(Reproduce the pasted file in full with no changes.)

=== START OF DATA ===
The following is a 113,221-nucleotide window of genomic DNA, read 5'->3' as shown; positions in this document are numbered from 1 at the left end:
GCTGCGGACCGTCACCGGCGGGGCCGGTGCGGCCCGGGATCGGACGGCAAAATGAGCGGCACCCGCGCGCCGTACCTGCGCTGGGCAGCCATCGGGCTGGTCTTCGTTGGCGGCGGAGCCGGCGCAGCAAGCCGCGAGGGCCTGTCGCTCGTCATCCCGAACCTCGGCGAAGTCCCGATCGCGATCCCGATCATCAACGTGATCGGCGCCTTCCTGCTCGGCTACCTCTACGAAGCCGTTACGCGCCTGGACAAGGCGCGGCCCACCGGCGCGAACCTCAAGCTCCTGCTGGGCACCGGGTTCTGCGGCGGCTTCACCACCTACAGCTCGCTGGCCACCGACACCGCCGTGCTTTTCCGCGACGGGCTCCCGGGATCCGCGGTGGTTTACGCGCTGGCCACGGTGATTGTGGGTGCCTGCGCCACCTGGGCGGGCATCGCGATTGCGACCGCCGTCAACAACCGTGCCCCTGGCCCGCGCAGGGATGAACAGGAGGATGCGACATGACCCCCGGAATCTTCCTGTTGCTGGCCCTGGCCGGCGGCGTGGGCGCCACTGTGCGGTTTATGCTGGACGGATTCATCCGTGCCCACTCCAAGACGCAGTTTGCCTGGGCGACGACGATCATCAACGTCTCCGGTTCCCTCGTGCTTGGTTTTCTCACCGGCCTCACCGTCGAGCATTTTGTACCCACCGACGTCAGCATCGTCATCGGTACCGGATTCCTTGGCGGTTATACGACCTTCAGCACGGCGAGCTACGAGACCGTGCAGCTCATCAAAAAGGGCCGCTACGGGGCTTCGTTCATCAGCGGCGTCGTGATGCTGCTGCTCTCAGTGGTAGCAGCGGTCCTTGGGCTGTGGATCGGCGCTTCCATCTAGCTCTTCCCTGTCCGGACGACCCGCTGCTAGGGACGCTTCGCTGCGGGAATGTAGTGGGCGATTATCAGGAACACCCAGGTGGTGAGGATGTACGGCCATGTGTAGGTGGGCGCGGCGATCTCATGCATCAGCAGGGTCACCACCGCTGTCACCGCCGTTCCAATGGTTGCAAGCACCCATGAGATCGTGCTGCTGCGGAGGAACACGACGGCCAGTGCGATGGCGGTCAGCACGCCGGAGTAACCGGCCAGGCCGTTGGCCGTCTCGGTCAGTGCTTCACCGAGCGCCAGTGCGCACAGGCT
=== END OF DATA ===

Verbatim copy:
The following is a 113,221-nucleotide window of genomic DNA, read 5'->3' as shown; positions in this document are numbered from 1 at the left end:
GCTGCGGACCGTCACCGGCGGGGCCGGTGCGGCCCGGGATCGGACGGCAAAATGAGCGGCACCCGCGCGCCGTACCTGCGCTGGGCAGCCATCGGGCTGGTCTTCGTTGGCGGCGGAGCCGGCGCAGCAAGCCGCGAGGGCCTGTCGCTCGTCATCCCGAACCTCGGCGAAGTCCCGATCGCGATCCCGATCATCAACGTGATCGGCGCCTTCCTGCTCGGCTACCTCTACGAAGCCGTTACGCGCCTGGACAAGGCGCGGCCCACCGGCGCGAACCTCAAGCTCCTGCTGGGCACCGGGTTCTGCGGCGGCTTCACCACCTACAGCTCGCTGGCCACCGACACCGCCGTGCTTTTCCGCGACGGGCTCCCGGGATCCGCGGTGGTTTACGCGCTGGCCACGGTGATTGTGGGTGCCTGCGCCACCTGGGCGGGCATCGCGATTGCGACCGCCGTCAACAACCGTGCCCCTGGCCCGCGCAGGGATGAACAGGAGGATGCGACATGACCCCCGGAATCTTCCTGTTGCTGGCCCTGGCCGGCGGCGTGGGCGCCACTGTGCGGTTTATGCTGGACGGATTCATCCGTGCCCACTCCAAGACGCAGTTTGCCTGGGCGACGACGATCATCAACGTCTCCGGTTCCCTCGTGCTTGGTTTTCTCACCGGCCTCACCGTCGAGCATTTTGTACCCACCGACGTCAGCATCGTCATCGGTACCGGATTCCTTGGCGGTTATACGACCTTCAGCACGGCGAGCTACGAGACCGTGCAGCTCATCAAAAAGGGCCGCTACGGGGCTTCGTTCATCAGCGGCGTCGTGATGCTGCTGCTCTCAGTGGTAGCAGCGGTCCTTGGGCTGTGGATCGGCGCTTCCATCTAGCTCTTCCCTGTCCGGACGACCCGCTGCTAGGGACGCTTCGCTGCGGGAATGTAGTGGGCGATTATCAGGAACACCCAGGTGGTGAGGATGTACGGCCATGTGTAGGTGGGCGCGGCGATCTCATGCATCAGCAGGGTCACCACCGCTGTCACCGCCGTTCCAATGGTTGCAAGCACCCATGAGATCGTGCTGCTGCGGAGGAACACGACGGCCAGTGCGATGGCGGTCAGCACGCCGGAGTAACCGGCCAGGCCGTTGGCCGTCTCGGTCAGTGCTTCACCGAGCGCCAGTGCGCACAGGCT